Group Show: A New Word for Here

A NEW WORD FOR HERE:
Marie Hinson and Katie Wynne

Pilot Projects, 5th and Cecil B. Moore, Philadelphia, PA

September 8, 2018 – October 5, 2018
Opening Reception 7-10 pm, September 8, 2018

“Outside and inside are both intimate—they are always ready to be reversed, to exchange their hostility. If there exists a border-line surface between such an inside and outside, this surface is painful on both sides.”

-Gaston Bachelard, The Poetics of Space

Pilot Projects is pleased to announce A New Word for Here, an exhibition of works by two Philadelphia artists, filmmaker Marie Hinson and sculptor Katie Wynne. Both artists hinge their work on the role of the personal and the body – one turning out into the world toward a larger landscape of boundaries and delineations, the other inward, to a space of affection and absence.

Wynne’s slowly moving fiber-mechanical sculptures present articles of clothing as empty vessels where a body once was. Torsos become fluid as their forms drift and fold, floating as if suspended in time or dancing as if animated by a spirit. Hinson’s film “The Road Through South Pass” taking place in the mountainous landscapes of Wyoming, features two dancers at various stages throughout a day, surrounded by vast expanses of wilderness and tracing a historic migratory path carved out by people and animals across generations. Where these two bodies meet, gesture and touch become moments of healing and poetic knowledge.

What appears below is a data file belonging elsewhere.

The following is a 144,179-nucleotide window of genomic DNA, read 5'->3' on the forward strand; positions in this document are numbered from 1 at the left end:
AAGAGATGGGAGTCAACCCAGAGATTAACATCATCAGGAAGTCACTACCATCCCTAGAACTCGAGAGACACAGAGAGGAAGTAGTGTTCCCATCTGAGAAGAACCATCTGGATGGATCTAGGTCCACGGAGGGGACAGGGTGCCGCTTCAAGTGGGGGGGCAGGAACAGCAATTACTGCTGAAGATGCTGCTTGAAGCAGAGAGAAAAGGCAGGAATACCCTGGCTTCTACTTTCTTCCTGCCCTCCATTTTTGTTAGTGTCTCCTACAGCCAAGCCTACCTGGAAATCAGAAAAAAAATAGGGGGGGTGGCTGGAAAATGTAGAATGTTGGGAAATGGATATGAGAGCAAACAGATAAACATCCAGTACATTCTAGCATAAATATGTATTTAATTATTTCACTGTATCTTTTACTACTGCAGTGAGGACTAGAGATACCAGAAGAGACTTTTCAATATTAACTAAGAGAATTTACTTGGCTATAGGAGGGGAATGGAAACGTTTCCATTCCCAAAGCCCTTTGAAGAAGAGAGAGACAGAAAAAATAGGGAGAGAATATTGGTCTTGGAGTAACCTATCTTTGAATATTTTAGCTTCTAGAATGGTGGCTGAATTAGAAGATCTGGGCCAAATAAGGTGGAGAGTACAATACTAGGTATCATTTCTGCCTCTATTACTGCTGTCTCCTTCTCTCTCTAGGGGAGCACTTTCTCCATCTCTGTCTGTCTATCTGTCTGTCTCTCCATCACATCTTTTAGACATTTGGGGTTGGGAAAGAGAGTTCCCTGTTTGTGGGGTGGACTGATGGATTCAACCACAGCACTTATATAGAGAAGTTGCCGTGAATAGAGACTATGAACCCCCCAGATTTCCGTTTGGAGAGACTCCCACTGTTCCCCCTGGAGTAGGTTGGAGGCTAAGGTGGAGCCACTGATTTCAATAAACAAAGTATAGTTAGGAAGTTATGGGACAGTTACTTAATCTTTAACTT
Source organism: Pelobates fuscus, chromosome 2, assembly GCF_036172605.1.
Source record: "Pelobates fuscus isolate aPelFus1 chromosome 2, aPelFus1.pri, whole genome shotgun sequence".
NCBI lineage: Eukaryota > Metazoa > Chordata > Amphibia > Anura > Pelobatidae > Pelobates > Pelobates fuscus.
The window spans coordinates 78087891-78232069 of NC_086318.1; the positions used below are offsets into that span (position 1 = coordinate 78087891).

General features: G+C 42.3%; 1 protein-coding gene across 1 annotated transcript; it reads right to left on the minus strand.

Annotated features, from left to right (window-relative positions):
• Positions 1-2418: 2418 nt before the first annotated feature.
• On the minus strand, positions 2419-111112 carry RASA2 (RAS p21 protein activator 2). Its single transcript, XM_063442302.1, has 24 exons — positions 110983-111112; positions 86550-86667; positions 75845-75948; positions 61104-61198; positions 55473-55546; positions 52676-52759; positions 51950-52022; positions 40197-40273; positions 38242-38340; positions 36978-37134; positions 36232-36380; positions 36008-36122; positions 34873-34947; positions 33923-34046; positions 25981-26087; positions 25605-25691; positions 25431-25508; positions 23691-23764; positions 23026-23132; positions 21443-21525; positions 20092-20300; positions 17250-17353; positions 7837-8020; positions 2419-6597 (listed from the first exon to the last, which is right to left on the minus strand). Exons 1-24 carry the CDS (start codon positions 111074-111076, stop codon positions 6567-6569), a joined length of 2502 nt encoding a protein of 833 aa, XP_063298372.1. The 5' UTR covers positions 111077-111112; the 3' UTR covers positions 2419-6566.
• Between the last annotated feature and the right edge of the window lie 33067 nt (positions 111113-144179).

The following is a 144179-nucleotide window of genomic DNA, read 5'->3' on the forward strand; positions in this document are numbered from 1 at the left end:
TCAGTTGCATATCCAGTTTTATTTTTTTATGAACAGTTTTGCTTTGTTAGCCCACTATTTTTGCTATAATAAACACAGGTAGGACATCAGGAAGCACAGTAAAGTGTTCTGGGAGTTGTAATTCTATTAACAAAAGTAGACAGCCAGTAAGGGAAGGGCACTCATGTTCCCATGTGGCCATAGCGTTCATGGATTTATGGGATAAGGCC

Possessing what may initially seem an inverse approach to the subject of “Here” both artists engage with conceptions of location through permeability, addressing the shifting and vastness of “Place” where meaning and purpose are developed along the boundary between presence and absence. Both Hinson and Wynne harness the sublimity of motion as a kind of magic or witchcraft, performing a spell on a location in order to transcend delineations of class, value, and ownership. The fluidity of divisions and boundaries provide a liminal space in both artists’ works. Outside and inside are suspect; the road is a non-location, the bodies non-beings.